My Cheltenham Jazz Festival experience concluded with Van Morrison in the Big Top on Monday night.
His music was played a lot by my parents while I was growing up (my dad was particularly excited to hear I was going to the show). While not primarily a Jazz artist, he has covered many blues tunes throughout his career; St. James’ Infirmary and Baby Please Don’t Go (on which he played harmonica) featured this evening. There were many covers in his set – I was pleased to hear his treatment of one of my favourite ballads, Anthony Newley’s Who Can I Turn To. He also (of course!) played some of his greatest hits including Brown Eyed Girl, Moondance, and Gloria as an encore.
His set and band both sounded well-rehearsed, but during a lengthy section of the show which he dubbed the ‘workshop’ he set up a vamp, broke things down to drums, bass and keyboard and gave spur of the moment instructions to the horns and guitar as to what he wanted them to play.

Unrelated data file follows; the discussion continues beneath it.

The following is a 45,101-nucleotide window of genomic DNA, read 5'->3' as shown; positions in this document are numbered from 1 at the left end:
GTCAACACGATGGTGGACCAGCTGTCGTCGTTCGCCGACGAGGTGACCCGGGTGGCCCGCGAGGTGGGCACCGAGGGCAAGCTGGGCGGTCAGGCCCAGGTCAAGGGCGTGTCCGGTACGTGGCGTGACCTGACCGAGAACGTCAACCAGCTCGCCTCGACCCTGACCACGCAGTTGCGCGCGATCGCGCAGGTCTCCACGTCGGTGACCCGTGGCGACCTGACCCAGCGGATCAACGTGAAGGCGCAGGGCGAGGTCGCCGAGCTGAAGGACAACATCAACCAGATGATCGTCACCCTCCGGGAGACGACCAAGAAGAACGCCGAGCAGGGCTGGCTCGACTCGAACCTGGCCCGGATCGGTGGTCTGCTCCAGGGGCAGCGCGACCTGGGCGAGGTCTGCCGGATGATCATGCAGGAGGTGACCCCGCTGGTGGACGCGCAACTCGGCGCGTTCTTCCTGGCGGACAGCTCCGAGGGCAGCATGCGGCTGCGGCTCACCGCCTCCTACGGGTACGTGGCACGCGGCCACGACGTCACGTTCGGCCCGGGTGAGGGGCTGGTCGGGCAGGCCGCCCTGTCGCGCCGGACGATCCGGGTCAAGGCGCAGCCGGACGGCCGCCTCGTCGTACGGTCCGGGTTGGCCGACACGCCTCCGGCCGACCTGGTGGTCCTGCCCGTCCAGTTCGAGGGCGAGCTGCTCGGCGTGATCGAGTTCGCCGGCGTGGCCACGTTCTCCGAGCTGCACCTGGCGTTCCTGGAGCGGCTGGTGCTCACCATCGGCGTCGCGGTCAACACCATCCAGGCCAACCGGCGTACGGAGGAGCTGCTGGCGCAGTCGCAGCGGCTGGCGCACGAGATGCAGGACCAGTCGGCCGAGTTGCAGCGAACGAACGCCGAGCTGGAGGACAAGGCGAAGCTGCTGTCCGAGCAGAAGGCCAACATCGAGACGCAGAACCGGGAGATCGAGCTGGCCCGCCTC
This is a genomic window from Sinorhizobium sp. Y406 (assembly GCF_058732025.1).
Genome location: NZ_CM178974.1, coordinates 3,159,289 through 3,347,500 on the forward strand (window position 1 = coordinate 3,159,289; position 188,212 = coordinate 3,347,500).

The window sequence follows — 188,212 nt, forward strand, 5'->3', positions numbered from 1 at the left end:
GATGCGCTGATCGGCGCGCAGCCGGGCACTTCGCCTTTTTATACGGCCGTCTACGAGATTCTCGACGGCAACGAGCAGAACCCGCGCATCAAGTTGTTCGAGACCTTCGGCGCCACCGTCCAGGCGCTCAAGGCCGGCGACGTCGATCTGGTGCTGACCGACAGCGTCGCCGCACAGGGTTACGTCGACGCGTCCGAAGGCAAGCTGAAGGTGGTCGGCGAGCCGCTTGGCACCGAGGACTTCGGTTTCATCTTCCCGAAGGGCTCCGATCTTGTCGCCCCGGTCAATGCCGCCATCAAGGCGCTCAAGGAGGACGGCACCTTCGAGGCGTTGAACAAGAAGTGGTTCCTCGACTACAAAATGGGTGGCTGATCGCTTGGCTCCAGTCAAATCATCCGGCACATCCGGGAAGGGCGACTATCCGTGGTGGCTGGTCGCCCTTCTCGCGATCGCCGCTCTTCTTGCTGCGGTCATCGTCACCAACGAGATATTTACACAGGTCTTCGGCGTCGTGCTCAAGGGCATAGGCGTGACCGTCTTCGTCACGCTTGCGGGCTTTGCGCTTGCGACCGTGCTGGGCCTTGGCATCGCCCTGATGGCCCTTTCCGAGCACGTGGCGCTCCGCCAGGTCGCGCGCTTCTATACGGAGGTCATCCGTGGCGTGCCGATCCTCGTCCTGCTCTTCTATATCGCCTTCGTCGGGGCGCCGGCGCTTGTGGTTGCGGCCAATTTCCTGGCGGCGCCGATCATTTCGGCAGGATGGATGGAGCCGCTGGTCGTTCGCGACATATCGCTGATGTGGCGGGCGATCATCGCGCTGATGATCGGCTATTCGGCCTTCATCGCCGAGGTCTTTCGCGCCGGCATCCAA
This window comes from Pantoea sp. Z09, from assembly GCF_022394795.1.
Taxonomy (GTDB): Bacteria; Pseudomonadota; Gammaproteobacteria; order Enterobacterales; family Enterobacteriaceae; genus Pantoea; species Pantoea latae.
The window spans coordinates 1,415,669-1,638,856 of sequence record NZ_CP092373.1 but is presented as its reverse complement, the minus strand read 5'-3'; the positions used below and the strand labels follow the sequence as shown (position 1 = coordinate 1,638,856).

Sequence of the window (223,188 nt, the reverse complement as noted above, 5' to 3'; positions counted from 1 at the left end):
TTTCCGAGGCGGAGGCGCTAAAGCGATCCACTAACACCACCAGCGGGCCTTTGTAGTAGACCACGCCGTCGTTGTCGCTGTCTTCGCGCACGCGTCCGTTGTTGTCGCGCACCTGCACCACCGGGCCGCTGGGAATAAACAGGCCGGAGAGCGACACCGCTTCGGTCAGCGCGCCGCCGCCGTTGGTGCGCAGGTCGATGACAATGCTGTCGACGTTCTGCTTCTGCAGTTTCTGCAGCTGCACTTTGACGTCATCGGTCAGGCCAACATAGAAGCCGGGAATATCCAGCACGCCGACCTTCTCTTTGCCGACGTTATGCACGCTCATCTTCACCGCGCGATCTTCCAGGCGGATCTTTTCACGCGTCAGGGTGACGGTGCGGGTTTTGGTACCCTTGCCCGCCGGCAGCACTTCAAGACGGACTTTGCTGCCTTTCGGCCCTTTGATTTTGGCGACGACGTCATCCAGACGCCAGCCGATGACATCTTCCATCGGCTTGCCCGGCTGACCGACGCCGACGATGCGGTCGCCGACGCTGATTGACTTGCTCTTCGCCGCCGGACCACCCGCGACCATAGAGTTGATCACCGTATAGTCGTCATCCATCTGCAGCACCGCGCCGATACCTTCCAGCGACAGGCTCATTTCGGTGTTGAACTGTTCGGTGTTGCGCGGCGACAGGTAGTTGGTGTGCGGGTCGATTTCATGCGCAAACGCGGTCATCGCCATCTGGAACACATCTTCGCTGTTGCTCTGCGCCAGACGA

The highlight of the set for me was another of his songs, Tupelo Honey, done in duet with Gregory Porter. The two men seemed to have genuine affection for each other and as they had only rehearsed that afternoon (as I understand it), the spontaneity of the performance lent it added excitement.
The venue was predictably full to capacity, and he and the band received a standing ovation. It was a great end to the festival and I hope to be back next year! Similar weather conditions, please.
John Hirst is a drummer/percussionist currently studying at Birmingham Conservatoire. Outside of the Conservatoire he plays with a variety of ensembles, teaches, and creates music for his own projects.